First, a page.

Friday, November 05, 2010

iRobot - Indian style

After so many weeks of delays, I finally found time on Saturday to catch the biggest, most expensive Indian film ever made. And, it was the first time that a Tamil film was released globally with English subtitles for both the speaking portions and songs in the movie.

Endhiran movie poster. Image via
My ticket
Clocking in at about 2 hours and 45 mins, Endhiran was a different kind of Indian movie. This could perhaps be the first decent attempt at creating a different genre in the Tamil film industry, which has been populated with mainly commercial and "mass masala" films. The storyline of Endhiran is nothing new, as we've already seen this being played out in many Hollywood films before. It can be pretty much summed up as follows:

Scientist Vaseegaran (Rajnikanth) makes Chitti the robot (Rajnikanth).
Chitti gains human emotions.
Chitti falls in love with Vaseegaran's girlfriend, Sana. (Aishwarya Rai)
Problems and complications ensue.
Chitti turns evil, kidnaps Sana. .
Showdown between Chitti and Vaseegaran..

What really saves this movie from ending up looking mediocre and cliched, is  Director Shankar's vision and the two leads  (Rajnikanth and Aishwarya Rai). Shankar has a knack for the bombastic, the grand and the downright outrageous. His previous films are testament to this, and with Endhiran, Shankar aims high. The director pays homage to some famous Hollywood films like 'Transformers", "Bicentennial Man", "I, Robot", and "The Terminator" by having some similar scenes in this movie. The collaboration with Stan Winston Studios to create the visual effects for these scenes has worked wonders. While some scenes could use further improvement in the visual effects area, the climactic last 30 minutes just reeks of spellbinding visual awesomeness never before attempted in an Indian movie.
Superstar Rajnikanth (as Vaseegaran the scientist) in the song "Kaadhal Anukkal". Image via 

Still from the song "Chitti Dance Showcase". Image via
What to say about the star of the film, Rajnikanth? For one thing, he never does look his age (he's 60). He still looks stylish, has the charisma, and is believeable enough in his dual roles in the film - one as the creator/scientist, and the other as the robot "Chitti". He has done a third role in the film as well, that of the evil version of Chitti after he gets reprogrammed by  a jealous rival scientist. If I had to choose between the two versions, I'm going with the evil one. The way his mannerisms change, the way he does that evil laughter and that smirk hark back to the olden days in Tamil cinema when Rajnikanth was commonly essaying negative roles in movies before he was established as a hero/leading actor. He simply kicks serious butt as a villain. Period.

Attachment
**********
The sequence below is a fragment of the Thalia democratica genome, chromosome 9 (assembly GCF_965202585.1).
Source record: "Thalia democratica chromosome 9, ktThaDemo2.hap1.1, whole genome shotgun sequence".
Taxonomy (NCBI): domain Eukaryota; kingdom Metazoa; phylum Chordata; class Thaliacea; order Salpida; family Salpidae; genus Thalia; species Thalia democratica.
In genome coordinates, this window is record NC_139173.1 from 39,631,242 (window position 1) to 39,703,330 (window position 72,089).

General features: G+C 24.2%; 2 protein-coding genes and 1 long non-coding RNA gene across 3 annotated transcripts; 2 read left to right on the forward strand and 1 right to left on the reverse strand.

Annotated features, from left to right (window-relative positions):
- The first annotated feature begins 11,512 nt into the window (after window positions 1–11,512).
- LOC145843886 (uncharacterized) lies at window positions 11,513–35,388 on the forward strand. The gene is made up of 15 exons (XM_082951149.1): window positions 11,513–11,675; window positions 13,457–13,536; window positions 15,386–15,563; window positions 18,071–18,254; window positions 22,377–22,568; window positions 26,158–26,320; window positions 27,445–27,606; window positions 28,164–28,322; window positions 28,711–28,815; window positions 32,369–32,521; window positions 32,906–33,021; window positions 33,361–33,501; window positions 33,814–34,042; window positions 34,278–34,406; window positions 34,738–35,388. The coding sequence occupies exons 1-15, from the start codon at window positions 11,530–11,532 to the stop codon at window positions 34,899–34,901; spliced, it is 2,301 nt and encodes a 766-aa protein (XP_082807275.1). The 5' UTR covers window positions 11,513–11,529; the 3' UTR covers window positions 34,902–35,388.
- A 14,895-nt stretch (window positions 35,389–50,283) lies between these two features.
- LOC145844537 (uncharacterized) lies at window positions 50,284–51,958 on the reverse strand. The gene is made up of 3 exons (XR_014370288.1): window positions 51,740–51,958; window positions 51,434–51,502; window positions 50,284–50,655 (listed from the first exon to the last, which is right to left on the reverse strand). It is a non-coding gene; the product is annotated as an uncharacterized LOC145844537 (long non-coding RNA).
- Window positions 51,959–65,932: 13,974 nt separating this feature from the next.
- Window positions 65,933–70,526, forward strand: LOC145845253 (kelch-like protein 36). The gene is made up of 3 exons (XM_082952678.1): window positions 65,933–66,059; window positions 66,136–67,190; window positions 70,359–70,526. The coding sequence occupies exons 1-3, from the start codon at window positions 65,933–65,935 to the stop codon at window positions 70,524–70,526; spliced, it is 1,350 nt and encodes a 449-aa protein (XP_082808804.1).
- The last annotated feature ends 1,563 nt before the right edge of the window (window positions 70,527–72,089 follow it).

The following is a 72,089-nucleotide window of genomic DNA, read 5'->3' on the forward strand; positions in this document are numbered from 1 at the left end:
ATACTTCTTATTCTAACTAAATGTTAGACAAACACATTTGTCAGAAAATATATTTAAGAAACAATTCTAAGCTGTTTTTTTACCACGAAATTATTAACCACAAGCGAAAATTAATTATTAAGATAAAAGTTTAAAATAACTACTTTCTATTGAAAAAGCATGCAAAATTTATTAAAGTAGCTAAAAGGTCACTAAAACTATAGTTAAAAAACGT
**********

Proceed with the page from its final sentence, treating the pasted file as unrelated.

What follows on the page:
Still from the song "Arima Arima". Image via
Still from the song "Irumbile Oru Ithayam". Image via
As for Aishwarya Rai, she still looks elegant and beautiful as ever.  She steals the show during the song and dance sequences, and even Rajnikanth manages to show off a move or two, especially in the "Chitti Dance Showcase" scene.
Still from the song "Kaadhal Anukkal". Image via
Still from the song "Kilimanjaro". Image via
Still from the song "Irumbile Oru Ithayam". Image via
Still from the song "Arima Arima". Image via
Songs and dance sequences have always been a must have in almost every single Indian movie. Oscar winner  A.R. Rahman composed a total of 7 songs for this film, and he even lends his voice to the title track played over the opening credits. The songs on the whole are decent fare, but the best ones have to be "Kilimanjaro" and "Kaadhal Anukkal". It's ironic that out of all the placements of the songs in the film, "Kilimanjaro" gets placed in a rather odd moment in the film, as though the Director just decided to plonk that sequence in the last minute. Even so, the picturisation of the songs, the lavish costumes, the breath-taking landscapes and set designs quickly reel you back in to enjoy the proceedings. 

On the whole, the first half of the movie seems to be the better half in terms of pacing and progression of the plot. The antics of the innocent Chitti are bound to evoke laughter, especially the dialogues in the scene where Chitti the robot tries to question the traffic policeman on whether parking the car in a "No Parking" area was wrong. The highlight of this half would the awesome fight sequence inside a train where Chitti protects Sana  from some gangsters, and also the elaborate sequence where Chitti flies,  jumps, runs, and smashes his way inside a burning building to save everyone.

The second half switches gears, focusing on Chitti's transformation into an evil, vengeful robot hellbent on killing the scientist, and marrying his girlfriend. The pacing in the second half gets marred unfortunately by the song sequences, dragging the movie a little bit longer.

Even so, once the last half hour kicks in, everything goes into overdrive and nothing is spared. It is pretty clear that most of the budget in this movie went into perfecting the final climactic sequence,  which has Chitti using his army of cloned robots to morph into a gigantic ball, a giant snake, a giant drill and finally, a gigantic robot form reminiscent of "Transformers", to overpower the military who are called in to put a stop the chaos. Director Shankar and his team pull out all the stops to make sure your jaws drop. And once the movie finally ends, you will only be left wanting more.

Official website for Endhiran: The Robot :

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